Arouca Geopark, Portugal
It’s just a short drive from the sea to the mountains, first along modern national highways and then bended rural roads through traditional villages. With the water behind us, the ground rises and the salty air is replaced with the crispness of altitude. It doesn’t take long to leave the coastal cities of northern Portugal below.
One of the things I was to learn quickly during my time in Portugal is that it’s hard to categorise this country. Despite the size, variety abounds. Just when you think you understand something, another layer is peeled back and more is revealed.
This is how I found myself in the mountains, confused as to where the beaches and cities had gone. What are all these rocks doing here?
In the middle of the Arouca Geopark it’s easy to forget the rest of the Portugal. This is one of the world’s best geological sites and the authorities have taken great care to protect it and make it accessible to visitors. 14 hiking trails cross the park, taking people past geosites, streams, villages and rest stops.
Sheep. They’re not supposed to be here… well, not to my mind, at least. But a group of them walk past, ushered along by an old woman, bent over to the point where she has to raise her head to keep an eye on her flock.
Not long after, a herd of cows come by. Then it’s a procession of almost a hundred goats, jumping onto rocks and butting into each other as they scramble to find their footing. It seems the geopark is brimming with life – I told you each layer reveals another surprise.
Visiting Arouca, Portugal
There are about 25,000 people who live within the boundaries of the park (which is 330 km2) although most of them are in the region’s largest city. Up here on top of the mountains, the villages sometimes count their residents on less than two hands.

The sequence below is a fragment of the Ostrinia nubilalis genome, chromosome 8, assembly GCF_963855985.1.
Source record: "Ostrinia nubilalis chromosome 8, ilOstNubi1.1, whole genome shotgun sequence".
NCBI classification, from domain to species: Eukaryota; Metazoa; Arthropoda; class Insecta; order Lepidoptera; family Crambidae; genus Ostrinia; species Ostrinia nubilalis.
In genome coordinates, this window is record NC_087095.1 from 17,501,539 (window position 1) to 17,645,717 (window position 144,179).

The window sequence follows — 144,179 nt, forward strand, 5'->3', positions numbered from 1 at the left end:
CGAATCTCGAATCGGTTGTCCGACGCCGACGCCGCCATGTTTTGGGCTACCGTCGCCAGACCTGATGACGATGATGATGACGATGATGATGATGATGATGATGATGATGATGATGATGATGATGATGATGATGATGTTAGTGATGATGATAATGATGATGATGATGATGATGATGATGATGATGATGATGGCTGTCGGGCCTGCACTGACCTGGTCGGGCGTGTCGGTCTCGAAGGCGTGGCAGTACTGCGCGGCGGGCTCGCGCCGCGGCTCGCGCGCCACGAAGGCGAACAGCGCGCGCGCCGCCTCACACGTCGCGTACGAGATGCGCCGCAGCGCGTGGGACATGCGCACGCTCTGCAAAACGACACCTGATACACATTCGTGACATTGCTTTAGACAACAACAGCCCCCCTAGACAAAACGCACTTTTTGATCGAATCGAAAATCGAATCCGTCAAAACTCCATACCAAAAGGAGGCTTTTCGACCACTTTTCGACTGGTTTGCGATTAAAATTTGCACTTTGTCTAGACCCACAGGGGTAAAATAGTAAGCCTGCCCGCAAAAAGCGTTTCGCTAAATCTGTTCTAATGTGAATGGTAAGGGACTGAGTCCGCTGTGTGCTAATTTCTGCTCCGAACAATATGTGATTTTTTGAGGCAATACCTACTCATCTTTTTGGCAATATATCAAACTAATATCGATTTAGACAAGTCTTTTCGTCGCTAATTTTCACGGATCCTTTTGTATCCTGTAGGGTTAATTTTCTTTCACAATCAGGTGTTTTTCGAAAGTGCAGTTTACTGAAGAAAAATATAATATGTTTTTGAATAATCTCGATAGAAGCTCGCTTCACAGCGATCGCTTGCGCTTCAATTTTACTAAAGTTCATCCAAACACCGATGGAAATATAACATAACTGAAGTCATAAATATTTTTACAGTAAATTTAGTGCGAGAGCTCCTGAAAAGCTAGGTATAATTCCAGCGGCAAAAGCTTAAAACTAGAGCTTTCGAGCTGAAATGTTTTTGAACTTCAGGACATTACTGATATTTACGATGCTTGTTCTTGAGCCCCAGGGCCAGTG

Sometimes it seems like the rocks themselves are alive, though. Take the ‘stones that give birth’, as they’re known after a bit of translation from Portuguese. They are one of the iconic aspects of the Arouca Geopark because the phenomenon is so rare around the world. Within a section of granite, lumps of dark minerals have formed and over many years, because of erosion and changes in temperature, it appears like the nodules grow out of the stone and then pop off. Not surprisingly, perhaps, local legend says the site where this occurs has the power to make women pregnant.
There are 41 sites across the park with interesting geological features. They include the longest waterfall in continental Portugal (at 70m high) and fossils of trilobites.
It seems expansive when you’re standing within the park – the views stretching out across hills, falling into valleys, and flowing along streams. There’s a lot of green, which mixes in with the grey of the rocks and the yellow and purple of the flowers. One minute you’ll be amongst trees bent as though under pressure from a constant wind… the next you’ll be the highest thing on a rocky outcrop, watching the livestock below you.
Like the rest of Portugal, the Arouca Geopark is hard to categorise. Just when you think you understand, there’s something else.
* You can check out the official website of the Arouca Geopark here.
Time Travel Turtle was a guest of the Porto and Northern Portugal Tourism Association but the opinions, over-written descriptions and bad jokes are his own.
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